Hi everyone! Work has been so busy lately, so sorry for my lack of posting. If any dietitians are looking for a job in New Orleans, Children’s Hospital is hiring!
I decided to dedicate this post to people that want to raise their children as vegetarian (or teenagers that wish to be vegetarians). Many people don’t believe it’s possible to have a healthy diet without meat, but it is possible with taking things into consideration. In fact, many argue that vegetarians tend to be healthier than their carnivorous counterparts.
There are many different kinds of vegetarians including Lacto-ovo vegetarians who include dairy products and eggs in the diet (but no meat) and can range all the way to vegans who avoid all animal products including eggs, dairy, and honey. Some vegetarians may also eat fish, but avoid other types of meats. They are sometimes called pescatarians.
When planning a vegetarian diet for your child, there are some nutrients to keep in mind. While many of these can be found in dairy products and/or fish, vegans will especially need to be on the lookout.
- Protein – This important source of energy can be found in a variety of foods. Meat is a great source of protein, as well as dairy products and eggs. If vegan, there are plant based foods to choose from as well including peanut butter, nuts, beans, whole grain products, and tofu. If you are raising a vegetarian infant, mashed beans and tofu can be added around 8 months in place of meats. Peanut butter and nuts should be delayed due to allergy potential and choking hazards.
- Vitamin B12 - This is a very important vitamin that plays a role in making DNA, forming red blood cells, and in our neurological function. B12 is found in a number of animal foods as well as some fortified foods. Foods that naturally contain this vitamin are milk, fish, poultry, and eggs. Fortified foods include breakfast foods, as well as soymilk. Therefore, if your child is not eating any animal foods or enough fortified foods, a B12 vitamin may be needed to prevent deficiency.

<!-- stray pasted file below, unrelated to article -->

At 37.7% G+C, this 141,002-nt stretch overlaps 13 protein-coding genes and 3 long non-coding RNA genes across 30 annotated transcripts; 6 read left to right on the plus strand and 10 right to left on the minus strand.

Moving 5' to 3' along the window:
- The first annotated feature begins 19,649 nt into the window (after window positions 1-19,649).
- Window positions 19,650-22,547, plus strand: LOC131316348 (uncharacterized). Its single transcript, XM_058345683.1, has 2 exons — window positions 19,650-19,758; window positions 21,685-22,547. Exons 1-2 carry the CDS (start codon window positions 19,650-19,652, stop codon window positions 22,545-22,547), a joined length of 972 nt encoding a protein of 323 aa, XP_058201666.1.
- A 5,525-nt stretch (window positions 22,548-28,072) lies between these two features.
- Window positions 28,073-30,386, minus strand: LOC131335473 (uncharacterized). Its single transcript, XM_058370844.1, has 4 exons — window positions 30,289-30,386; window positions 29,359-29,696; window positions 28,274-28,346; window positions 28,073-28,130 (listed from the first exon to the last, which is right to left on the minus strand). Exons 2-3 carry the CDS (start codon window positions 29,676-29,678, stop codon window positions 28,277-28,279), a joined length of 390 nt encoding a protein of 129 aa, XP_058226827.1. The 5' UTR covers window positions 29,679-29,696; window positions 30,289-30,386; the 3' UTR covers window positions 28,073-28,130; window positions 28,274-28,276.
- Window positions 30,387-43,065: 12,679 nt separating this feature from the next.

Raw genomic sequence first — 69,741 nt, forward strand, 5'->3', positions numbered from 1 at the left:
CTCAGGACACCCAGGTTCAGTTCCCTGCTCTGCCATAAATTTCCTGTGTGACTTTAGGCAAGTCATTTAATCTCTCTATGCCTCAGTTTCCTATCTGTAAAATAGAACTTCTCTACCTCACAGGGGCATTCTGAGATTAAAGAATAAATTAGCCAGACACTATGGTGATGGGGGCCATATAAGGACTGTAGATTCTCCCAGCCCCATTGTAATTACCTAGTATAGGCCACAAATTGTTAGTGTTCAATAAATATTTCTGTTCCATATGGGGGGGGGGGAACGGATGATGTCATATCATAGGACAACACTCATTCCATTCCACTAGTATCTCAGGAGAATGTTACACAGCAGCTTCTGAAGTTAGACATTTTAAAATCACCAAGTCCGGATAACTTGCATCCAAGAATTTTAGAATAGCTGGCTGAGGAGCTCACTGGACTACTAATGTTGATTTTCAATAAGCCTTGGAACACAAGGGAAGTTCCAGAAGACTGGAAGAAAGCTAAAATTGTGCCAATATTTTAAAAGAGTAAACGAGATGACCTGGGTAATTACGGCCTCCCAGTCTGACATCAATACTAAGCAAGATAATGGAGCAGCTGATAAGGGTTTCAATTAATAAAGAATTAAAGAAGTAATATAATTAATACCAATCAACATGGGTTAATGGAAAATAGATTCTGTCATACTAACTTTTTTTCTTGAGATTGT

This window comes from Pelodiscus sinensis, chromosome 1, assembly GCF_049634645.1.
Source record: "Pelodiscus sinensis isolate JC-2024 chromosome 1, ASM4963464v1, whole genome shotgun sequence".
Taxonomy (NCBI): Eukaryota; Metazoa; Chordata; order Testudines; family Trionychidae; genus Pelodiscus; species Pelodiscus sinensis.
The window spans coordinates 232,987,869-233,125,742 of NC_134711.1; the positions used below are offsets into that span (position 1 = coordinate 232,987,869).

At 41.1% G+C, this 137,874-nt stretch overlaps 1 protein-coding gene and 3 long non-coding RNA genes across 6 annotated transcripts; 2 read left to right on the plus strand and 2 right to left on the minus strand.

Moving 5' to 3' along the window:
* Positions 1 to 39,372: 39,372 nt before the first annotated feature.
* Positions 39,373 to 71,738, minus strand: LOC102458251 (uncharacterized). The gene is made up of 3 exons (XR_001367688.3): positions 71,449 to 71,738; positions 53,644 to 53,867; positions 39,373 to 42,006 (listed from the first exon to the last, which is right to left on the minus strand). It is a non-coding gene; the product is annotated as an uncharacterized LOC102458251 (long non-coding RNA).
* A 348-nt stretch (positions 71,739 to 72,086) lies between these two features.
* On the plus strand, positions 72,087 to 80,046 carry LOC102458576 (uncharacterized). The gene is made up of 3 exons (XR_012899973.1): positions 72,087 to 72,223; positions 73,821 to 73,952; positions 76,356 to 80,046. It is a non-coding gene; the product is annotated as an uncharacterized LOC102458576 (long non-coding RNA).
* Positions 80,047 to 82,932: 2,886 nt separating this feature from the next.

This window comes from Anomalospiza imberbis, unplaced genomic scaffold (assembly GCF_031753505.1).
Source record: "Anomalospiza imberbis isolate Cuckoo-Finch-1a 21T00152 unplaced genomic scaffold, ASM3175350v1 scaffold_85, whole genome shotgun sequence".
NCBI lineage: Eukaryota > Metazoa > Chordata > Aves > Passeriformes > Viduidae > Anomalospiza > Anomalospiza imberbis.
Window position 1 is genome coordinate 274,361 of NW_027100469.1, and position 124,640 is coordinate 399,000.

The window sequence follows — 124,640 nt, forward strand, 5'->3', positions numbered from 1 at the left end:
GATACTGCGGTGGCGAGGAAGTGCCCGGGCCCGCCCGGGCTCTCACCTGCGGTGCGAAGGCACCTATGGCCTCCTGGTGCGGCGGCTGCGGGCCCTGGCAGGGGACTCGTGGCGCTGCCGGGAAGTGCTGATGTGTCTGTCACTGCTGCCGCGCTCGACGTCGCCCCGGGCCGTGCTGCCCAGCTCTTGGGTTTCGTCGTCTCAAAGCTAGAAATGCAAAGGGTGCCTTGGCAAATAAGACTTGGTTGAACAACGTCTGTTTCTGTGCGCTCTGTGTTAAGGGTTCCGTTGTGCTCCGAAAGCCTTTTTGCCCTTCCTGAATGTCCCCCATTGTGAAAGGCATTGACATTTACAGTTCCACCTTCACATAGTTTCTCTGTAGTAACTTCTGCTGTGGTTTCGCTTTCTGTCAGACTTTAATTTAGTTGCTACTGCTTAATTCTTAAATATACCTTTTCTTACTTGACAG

- Calcium - When most people think of this bone building nutrient, they think of dairy products. And as mentioned above, not all vegetarians eat or drink dairy products. What many people don’t realize is that calcium is also found in many dark green leafy vegetables like kale, fish and seafood (for pescatarians), and in soy products.
- Iron – There are two types of dietary iron: heme and nonheme. Heme iron is found in animal foods such as liver, red meats, poultry, and fish. This type of iron is absorbed more efficiently in our bodies. Nonheme iron is found in other types of foods such as fortified grains, beans, soy products, raisins, and spinach. Eating or drinking a source of vitamin C with a source of nonheme iron will help our bodies to absorb it more efficiently. Sources of vitamin C include oranges, orange juice, bell peppers, canteloupe, kiwi, and broccoli (to name a few).
- Vitamin D – Not too long ago, I blogged about this important nutrient so if you’re interested, check it out. In a nutshell, humans make this vitamin but for numerous environmental reasons, we also need it in our diets. The major dietary sources of vitamin D is fatty fish such as salmon and mackerel, eggs, cheese, and fortified products (such as regular and soy milk). Also, check out the above link if you’re exclusively breastfeeding…your infant will need a supplement!
I hope you find this information helpful. As I said before, it is very possible for a child to have a healthy diet while avoiding animal products, but it’s important to be aware.
I hope everyone has a great weekend! I’ll be going to a Stella & Dot trunk party tomorrow night with some friends. I also plan on planting some more stuff in my garden.
What are your weekend plans? Have you ever bought anything from Stella & Dot?